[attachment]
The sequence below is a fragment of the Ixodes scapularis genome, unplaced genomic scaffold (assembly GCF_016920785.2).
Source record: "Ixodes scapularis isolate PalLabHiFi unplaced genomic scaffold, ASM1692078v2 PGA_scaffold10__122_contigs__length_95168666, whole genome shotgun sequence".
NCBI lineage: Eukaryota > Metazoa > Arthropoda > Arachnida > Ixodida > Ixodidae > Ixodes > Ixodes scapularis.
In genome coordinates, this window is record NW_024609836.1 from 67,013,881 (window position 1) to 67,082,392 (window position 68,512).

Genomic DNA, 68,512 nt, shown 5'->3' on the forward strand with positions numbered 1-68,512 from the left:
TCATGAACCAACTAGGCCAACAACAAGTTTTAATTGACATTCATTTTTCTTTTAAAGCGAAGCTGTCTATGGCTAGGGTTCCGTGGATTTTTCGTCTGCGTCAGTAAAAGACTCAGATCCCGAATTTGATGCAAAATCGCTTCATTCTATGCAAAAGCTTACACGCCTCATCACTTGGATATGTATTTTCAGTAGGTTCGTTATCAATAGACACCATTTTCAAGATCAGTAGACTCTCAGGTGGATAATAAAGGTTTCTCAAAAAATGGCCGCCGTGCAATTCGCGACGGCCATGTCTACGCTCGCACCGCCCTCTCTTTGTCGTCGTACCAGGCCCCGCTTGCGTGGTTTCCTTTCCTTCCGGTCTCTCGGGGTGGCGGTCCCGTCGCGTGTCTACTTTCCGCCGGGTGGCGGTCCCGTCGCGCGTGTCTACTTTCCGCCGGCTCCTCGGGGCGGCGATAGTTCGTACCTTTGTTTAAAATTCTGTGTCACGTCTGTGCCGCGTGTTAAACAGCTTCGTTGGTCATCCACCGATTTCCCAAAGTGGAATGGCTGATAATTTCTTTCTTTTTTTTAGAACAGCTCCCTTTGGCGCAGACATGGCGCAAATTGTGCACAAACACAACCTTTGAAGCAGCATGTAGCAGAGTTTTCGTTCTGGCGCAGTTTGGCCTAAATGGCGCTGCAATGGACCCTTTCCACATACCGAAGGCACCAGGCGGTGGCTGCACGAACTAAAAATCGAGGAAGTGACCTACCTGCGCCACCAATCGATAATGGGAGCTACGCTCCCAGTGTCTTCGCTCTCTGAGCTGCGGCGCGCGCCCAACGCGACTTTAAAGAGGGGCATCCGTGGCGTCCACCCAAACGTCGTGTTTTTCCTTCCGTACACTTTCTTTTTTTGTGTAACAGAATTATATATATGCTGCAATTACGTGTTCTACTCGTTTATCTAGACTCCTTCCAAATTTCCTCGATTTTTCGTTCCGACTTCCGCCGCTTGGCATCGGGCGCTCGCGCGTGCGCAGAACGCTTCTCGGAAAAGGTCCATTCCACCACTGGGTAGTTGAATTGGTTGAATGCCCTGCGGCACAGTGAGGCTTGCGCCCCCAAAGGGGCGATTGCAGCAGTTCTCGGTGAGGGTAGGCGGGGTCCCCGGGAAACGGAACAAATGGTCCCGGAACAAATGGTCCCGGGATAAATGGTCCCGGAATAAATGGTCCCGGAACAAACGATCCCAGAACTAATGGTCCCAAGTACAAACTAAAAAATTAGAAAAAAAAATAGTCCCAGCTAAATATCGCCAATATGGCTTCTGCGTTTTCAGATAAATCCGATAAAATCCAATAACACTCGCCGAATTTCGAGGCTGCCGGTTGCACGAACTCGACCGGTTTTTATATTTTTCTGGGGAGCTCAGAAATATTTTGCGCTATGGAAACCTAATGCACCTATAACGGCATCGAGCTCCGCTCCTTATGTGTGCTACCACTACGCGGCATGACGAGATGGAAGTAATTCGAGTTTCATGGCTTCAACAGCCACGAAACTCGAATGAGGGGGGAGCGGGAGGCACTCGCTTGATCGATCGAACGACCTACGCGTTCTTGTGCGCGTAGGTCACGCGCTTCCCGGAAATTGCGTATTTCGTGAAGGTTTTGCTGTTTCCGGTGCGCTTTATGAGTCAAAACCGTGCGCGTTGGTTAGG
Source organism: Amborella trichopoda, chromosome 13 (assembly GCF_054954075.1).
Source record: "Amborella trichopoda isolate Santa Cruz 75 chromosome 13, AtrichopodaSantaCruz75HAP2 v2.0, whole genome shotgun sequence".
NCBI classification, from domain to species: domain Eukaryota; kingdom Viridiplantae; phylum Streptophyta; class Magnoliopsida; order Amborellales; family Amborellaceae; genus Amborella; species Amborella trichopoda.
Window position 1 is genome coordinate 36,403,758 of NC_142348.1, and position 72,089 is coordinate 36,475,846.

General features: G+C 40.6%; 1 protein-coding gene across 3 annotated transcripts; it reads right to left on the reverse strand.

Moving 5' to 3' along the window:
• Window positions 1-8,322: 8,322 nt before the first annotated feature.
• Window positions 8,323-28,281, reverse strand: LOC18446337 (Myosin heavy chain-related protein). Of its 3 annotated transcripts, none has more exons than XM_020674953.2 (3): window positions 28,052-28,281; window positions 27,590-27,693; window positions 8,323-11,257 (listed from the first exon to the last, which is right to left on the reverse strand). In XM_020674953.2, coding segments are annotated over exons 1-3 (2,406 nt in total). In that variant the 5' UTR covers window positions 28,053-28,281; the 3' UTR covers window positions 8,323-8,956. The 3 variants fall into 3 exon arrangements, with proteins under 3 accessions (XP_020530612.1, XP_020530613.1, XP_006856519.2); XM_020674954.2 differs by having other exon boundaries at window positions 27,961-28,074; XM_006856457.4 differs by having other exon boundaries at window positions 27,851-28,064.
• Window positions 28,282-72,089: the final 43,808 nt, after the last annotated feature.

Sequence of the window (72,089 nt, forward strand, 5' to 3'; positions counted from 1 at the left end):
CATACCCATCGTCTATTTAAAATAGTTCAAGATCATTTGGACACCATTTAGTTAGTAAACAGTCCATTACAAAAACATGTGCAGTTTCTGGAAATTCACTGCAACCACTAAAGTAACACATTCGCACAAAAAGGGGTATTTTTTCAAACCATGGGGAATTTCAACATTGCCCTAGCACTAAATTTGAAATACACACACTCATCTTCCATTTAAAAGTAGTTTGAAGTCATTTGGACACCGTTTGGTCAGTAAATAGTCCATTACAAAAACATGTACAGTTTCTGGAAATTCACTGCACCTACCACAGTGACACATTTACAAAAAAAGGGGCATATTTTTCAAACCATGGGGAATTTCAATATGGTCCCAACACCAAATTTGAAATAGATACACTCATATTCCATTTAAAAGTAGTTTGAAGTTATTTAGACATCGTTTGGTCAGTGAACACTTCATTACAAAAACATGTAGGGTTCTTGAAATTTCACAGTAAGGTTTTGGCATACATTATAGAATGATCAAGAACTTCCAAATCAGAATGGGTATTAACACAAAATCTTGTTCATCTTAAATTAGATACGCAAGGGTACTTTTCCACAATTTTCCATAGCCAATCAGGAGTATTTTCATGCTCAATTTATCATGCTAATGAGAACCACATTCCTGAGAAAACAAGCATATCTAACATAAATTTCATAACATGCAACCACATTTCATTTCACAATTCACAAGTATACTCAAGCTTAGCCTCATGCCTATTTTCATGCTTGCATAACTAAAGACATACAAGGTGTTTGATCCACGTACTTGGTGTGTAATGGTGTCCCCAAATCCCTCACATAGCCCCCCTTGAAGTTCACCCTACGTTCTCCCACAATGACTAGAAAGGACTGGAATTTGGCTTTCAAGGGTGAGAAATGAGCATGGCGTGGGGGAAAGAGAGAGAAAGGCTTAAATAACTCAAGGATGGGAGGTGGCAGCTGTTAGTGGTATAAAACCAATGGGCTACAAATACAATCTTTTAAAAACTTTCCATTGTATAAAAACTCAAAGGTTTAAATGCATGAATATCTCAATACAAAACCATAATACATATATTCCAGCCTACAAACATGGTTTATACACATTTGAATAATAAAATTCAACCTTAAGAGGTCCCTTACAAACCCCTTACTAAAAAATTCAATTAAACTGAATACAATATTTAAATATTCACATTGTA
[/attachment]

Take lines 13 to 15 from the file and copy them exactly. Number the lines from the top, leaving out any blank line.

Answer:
• Window positions 1-8,322: 8,322 nt before the first annotated feature.
• Window positions 8,323-28,281, reverse strand: LOC18446337 (Myosin heavy chain-related protein). Of its 3 annotated transcripts, none has more exons than XM_020674953.2 (3): window positions 28,052-28,281; window positions 27,590-27,693; window positions 8,323-11,257 (listed from the first exon to the last, which is right to left on the reverse strand). In XM_020674953.2, coding segments are annotated over exons 1-3 (2,406 nt in total). In that variant the 5' UTR covers window positions 28,053-28,281; the 3' UTR covers window positions 8,323-8,956. The 3 variants fall into 3 exon arrangements, with proteins under 3 accessions (XP_020530612.1, XP_020530613.1, XP_006856519.2); XM_020674954.2 differs by having other exon boundaries at window positions 27,961-28,074; XM_006856457.4 differs by having other exon boundaries at window positions 27,851-28,064.
• Window positions 28,282-72,089: the final 43,808 nt, after the last annotated feature.